which will run from December It
to 16.
Backman,
Carson UBC
Reno Reps
• BILL BACKMAN and
John Carson will represent UBC at the Pacific student President's Association
conference at the University
of Nevada, Reno, Nevada.
The date of the conference has
not been determined as yet.
PSPA includes all colleges In
twelve western states of U.S.A.,
British Columbia, Mexico and the
Hawaiian Islands.
All problems concerning universities are to be discussed. President Bob MacKay says In his
letter, "Our main point this year
will undoubtedly be confined v)
the place of the college hi our
national war effort".
Last year several resolutions of
the conference were adopted by
the United States Government.
A.F. Recruit
Officer Here
Mon. In Brock
• ASSISTANT Section Officer J. F. Stewart of the
RCAF (Women's Division)
will pay a special visit to the
campus between 12:30 and
1:30 on Monday, December
7th, to give information and
answer questions concerning
the work of the Women's
Division. The Women's Executive Room in the Brock
Building has been placed at
her disposal for this purpose. All women students
are invited to visit Miss
Stewart.
Prior to her enlistment In the
RCAF, Mis Stewart was on the
University Extension Staff, engaged in Rural Youth Training work
throughout B.C. from 1938 U, ltt42
Many university women throughout Canada have found splendid
opportunities for service in thc
RCAF and Miss Stewart hopes to
contact as many worien as possible during her noon hour visit
on Monday. Page Two
THE   UBYSSEY
Friday, December 4, 1942
•    From Thc Editor's Pen » » »
The War Effort
Judging by the opinions expressed by
several students in a recent UBYSSEY poll
regarding the Ambulance Drive the original
idea of a campus war effort has been sadly
forgotten.
Some students have the idea that the
best purpose a war drive can serve is to alleviate the pressure of downtown opinion.
It is rather the idea that to keep the dogs
off we must throw them some kind of a bone.
Although it is quite true that a good
war effort must necessarily have the effect
of improving our relations with the general
public, it is actually only part of the picture.
Efforts on the campus to raise money
for war purposes are not a part of the real
duties of the student in war time. They are
admirable, and it is the duty of every organization in the country to do what they can
to advance the national war effort, but the
only standards by which the pros and cons
of keeping students at university in time of
war should be the judged, are those which
show what actual value the student is contributing by his studies.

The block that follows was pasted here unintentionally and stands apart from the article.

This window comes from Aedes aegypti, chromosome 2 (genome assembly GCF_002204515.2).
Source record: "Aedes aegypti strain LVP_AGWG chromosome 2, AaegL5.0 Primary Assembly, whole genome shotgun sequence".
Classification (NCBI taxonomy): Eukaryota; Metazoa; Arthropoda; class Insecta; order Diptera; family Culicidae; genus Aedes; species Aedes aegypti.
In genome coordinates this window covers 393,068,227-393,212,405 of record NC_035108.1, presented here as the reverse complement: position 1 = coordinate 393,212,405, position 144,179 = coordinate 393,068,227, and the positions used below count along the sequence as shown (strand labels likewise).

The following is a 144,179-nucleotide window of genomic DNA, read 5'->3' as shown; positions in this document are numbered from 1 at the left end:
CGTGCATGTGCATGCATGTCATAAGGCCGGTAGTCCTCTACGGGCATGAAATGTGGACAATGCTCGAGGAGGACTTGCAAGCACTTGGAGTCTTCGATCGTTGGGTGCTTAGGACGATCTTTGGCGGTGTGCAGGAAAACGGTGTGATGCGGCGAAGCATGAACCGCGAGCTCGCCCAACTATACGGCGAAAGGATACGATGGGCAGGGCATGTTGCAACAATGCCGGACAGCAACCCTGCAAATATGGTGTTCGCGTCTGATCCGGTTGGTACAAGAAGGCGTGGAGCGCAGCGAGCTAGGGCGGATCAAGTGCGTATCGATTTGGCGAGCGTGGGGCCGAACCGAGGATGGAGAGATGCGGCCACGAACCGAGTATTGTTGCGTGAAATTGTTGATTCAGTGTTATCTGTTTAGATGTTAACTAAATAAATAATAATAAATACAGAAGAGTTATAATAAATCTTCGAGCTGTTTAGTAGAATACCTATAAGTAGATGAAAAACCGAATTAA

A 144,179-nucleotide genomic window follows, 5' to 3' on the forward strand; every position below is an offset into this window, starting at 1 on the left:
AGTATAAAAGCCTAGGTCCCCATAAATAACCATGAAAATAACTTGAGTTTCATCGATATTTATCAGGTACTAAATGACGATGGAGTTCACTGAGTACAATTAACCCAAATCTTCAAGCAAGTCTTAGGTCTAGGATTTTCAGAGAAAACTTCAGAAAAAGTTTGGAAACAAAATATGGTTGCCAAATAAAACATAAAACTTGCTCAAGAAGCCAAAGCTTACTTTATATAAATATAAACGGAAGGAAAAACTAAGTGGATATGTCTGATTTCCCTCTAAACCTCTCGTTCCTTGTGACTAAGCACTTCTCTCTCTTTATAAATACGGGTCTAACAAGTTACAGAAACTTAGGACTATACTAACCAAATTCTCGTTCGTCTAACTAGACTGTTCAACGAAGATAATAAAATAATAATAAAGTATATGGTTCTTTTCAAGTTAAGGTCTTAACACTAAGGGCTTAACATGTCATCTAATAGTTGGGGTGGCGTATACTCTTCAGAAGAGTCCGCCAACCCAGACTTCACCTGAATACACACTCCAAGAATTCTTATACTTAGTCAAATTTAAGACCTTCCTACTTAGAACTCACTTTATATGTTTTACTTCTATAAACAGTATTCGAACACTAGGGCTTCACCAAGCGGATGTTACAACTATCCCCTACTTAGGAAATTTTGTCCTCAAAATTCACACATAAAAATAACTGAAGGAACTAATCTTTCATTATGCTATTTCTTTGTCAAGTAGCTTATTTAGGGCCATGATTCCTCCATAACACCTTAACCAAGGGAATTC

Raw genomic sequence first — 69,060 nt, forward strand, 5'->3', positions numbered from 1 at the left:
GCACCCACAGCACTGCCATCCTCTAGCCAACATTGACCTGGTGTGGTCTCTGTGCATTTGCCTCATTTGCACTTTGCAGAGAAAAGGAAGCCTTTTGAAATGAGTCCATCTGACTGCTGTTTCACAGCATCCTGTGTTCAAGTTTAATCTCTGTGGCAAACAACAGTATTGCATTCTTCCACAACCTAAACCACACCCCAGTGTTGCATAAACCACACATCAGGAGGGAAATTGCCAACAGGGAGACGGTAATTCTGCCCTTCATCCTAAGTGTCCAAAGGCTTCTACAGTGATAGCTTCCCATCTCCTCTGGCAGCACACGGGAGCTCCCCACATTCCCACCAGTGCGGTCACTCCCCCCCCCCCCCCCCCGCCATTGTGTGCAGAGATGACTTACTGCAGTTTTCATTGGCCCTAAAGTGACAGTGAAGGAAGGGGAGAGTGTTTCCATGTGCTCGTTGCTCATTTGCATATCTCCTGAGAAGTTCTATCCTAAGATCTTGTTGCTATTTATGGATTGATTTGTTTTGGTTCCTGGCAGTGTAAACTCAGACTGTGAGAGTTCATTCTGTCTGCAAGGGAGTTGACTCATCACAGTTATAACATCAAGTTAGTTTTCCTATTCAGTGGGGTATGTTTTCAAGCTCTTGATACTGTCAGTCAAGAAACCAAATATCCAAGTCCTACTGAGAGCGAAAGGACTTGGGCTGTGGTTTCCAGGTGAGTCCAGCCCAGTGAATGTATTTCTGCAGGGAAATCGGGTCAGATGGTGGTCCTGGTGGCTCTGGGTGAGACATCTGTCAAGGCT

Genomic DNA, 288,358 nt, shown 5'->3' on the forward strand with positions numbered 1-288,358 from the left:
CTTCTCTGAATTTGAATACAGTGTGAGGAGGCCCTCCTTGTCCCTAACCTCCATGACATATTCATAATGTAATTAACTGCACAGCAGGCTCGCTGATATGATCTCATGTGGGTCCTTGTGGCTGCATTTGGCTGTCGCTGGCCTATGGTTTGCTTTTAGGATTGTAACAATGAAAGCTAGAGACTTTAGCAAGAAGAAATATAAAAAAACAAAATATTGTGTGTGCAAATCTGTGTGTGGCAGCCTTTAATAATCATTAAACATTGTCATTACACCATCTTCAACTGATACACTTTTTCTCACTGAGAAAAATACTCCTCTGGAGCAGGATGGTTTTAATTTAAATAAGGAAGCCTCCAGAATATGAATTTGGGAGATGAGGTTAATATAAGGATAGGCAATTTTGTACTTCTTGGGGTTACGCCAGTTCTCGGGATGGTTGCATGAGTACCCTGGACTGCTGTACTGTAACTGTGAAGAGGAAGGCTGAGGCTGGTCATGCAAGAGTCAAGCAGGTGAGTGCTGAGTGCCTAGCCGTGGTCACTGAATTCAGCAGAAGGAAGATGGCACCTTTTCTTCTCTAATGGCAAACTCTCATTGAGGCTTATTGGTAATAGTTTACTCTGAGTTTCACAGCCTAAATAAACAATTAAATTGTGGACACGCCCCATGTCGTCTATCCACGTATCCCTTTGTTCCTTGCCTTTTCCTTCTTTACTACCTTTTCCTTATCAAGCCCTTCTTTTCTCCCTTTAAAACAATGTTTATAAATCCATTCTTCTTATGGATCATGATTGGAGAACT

Now in treating downtown opinion we
feel that there is no need to conduct a war
effort to appease them. Rather let the University stand on its merit. Let us show the
people what we are doing in the labs and
classrooms, show them the woman's compulsory war work and show them the activities of the COTC. We are confident that the^
actual value of universities is sufficient to"
warrant keeping them open.
Let us not junk the war effort. Every
one who attended UBC last year was proud
of the successful drives which raised money
for the Red Cross. This year there have
been more troubles, yet the war drives are
shaping up very well. It is only reasonable
to expect us to do our part and to give what
we can to help out. By directing our social
activities properly and by reducing our expenditures we can make a sizable contribution.
' But let us run our war effort on the
sound basis of a duty which we are willing
to perform. It is only a few students at present who feel that the sole purpose of the
drives are to soften the public criticism, but
the number is growing and it is time to
check it.
Exam Hysteria
This year the approaching Christmas
exams have been anticipated with more
than the usual horror by members of the student body.
Everywhere it is rumor. Some people
are sure that all first and second year males
will be drafted regardless of what they do in
the Christmas Quiz. Others say all Artsmen
will go, still others are claiming that a complete second class average will be required
or heigh-ho to Vernon.
So the poor undergrads have been
sweating away at their books, many of them
feeling that they are in desperate straits and
that only much mid-night Mazda will save
them from failure. So as the horrible exams
move closer, these students are getting more
nervous by the day.
We wish we could shrug and say there
wm no difference from other years, but that
if obviously untrue. However, we do not
feel that the picture is as black as some of
the rumor hounds are painting It
According to Colonel Shrum'g statement, on his return fcom the East, the Fa
culty will decide which students are unable
to make the grade, and the government is
interested in keeping all those who can pass
at their studies. From this it would seem